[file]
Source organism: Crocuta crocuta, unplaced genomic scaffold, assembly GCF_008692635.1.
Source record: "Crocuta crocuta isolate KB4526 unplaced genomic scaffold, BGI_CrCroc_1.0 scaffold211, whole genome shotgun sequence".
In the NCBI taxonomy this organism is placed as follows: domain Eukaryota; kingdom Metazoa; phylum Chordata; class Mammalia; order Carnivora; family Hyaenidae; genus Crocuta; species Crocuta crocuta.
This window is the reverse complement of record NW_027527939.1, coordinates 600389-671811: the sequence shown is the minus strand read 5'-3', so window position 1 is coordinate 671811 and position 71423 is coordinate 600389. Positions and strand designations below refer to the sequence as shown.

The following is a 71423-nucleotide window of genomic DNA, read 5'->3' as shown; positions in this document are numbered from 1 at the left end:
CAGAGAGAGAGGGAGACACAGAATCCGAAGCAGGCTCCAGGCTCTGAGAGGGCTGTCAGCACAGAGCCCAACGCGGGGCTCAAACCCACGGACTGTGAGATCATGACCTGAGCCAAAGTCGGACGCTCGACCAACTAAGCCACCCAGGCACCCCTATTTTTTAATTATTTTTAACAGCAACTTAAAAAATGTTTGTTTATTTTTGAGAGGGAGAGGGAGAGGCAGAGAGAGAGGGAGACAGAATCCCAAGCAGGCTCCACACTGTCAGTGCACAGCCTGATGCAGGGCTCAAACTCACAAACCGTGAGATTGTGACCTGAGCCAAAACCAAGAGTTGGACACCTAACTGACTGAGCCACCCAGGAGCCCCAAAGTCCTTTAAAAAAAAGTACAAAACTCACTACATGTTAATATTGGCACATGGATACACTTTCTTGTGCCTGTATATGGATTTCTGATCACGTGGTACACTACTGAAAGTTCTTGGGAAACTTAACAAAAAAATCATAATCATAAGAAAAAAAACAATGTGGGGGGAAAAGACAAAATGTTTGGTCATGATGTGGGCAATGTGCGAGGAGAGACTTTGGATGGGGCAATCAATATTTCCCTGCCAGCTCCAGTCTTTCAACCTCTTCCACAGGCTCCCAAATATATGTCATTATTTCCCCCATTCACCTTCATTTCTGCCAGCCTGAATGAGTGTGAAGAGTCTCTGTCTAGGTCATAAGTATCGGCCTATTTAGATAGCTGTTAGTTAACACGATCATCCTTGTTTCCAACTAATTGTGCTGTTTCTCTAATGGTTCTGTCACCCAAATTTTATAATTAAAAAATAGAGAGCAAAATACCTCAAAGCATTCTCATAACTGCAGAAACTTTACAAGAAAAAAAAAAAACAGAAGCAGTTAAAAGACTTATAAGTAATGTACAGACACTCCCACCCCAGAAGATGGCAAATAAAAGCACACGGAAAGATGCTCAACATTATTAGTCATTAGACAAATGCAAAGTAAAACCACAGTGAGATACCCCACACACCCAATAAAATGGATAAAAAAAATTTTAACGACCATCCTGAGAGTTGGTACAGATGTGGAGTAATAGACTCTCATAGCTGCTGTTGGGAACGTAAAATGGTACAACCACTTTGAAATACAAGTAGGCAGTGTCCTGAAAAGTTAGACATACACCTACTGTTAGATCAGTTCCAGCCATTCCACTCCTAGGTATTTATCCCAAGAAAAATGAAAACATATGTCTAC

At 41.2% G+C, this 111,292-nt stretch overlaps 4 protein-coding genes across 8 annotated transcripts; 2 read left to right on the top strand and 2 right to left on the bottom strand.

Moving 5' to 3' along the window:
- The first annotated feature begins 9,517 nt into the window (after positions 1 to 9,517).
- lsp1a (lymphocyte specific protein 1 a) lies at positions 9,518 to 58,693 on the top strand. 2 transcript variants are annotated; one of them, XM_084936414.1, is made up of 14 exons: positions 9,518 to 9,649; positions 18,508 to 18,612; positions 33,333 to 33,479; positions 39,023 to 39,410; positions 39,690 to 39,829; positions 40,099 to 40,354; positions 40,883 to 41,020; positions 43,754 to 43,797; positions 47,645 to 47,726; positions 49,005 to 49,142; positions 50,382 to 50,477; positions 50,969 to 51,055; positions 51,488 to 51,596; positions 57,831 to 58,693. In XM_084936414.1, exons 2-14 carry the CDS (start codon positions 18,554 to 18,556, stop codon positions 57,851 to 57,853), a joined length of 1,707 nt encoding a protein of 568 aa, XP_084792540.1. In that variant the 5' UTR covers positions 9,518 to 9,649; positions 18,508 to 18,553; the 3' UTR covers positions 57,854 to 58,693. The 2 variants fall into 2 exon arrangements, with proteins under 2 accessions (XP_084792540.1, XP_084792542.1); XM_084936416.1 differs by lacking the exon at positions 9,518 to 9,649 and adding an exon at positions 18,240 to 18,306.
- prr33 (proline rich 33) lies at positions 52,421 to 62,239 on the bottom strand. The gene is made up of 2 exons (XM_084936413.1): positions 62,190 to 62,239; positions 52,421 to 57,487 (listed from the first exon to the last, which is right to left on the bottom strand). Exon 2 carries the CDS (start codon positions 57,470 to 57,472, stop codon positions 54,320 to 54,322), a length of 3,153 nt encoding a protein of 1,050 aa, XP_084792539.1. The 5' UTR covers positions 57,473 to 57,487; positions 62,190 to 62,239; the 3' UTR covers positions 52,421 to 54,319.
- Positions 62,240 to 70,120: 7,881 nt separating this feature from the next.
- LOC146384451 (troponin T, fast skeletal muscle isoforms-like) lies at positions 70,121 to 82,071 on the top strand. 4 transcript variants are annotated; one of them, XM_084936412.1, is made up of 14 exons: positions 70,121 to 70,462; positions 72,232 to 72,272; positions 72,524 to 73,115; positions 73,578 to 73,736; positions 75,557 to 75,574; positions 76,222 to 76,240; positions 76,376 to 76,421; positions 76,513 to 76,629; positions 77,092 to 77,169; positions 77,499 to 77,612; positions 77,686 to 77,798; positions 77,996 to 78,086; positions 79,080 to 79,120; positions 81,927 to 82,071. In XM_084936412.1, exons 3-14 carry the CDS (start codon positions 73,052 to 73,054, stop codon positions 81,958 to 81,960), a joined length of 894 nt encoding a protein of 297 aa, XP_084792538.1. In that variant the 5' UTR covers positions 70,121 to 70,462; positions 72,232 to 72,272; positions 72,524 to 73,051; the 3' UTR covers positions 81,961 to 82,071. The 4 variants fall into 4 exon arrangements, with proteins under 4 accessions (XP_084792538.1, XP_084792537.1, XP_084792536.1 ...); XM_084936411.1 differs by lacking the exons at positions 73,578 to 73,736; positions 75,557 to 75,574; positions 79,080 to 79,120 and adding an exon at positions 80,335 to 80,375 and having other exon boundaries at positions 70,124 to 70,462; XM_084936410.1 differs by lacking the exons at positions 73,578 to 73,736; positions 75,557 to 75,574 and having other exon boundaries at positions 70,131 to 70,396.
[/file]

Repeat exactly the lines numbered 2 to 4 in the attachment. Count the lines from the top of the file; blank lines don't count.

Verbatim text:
Source record: "Crocuta crocuta isolate KB4526 unplaced genomic scaffold, BGI_CrCroc_1.0 scaffold211, whole genome shotgun sequence".
In the NCBI taxonomy this organism is placed as follows: domain Eukaryota; kingdom Metazoa; phylum Chordata; class Mammalia; order Carnivora; family Hyaenidae; genus Crocuta; species Crocuta crocuta.
This window is the reverse complement of record NW_027527939.1, coordinates 600389-671811: the sequence shown is the minus strand read 5'-3', so window position 1 is coordinate 671811 and position 71423 is coordinate 600389. Positions and strand designations below refer to the sequence as shown.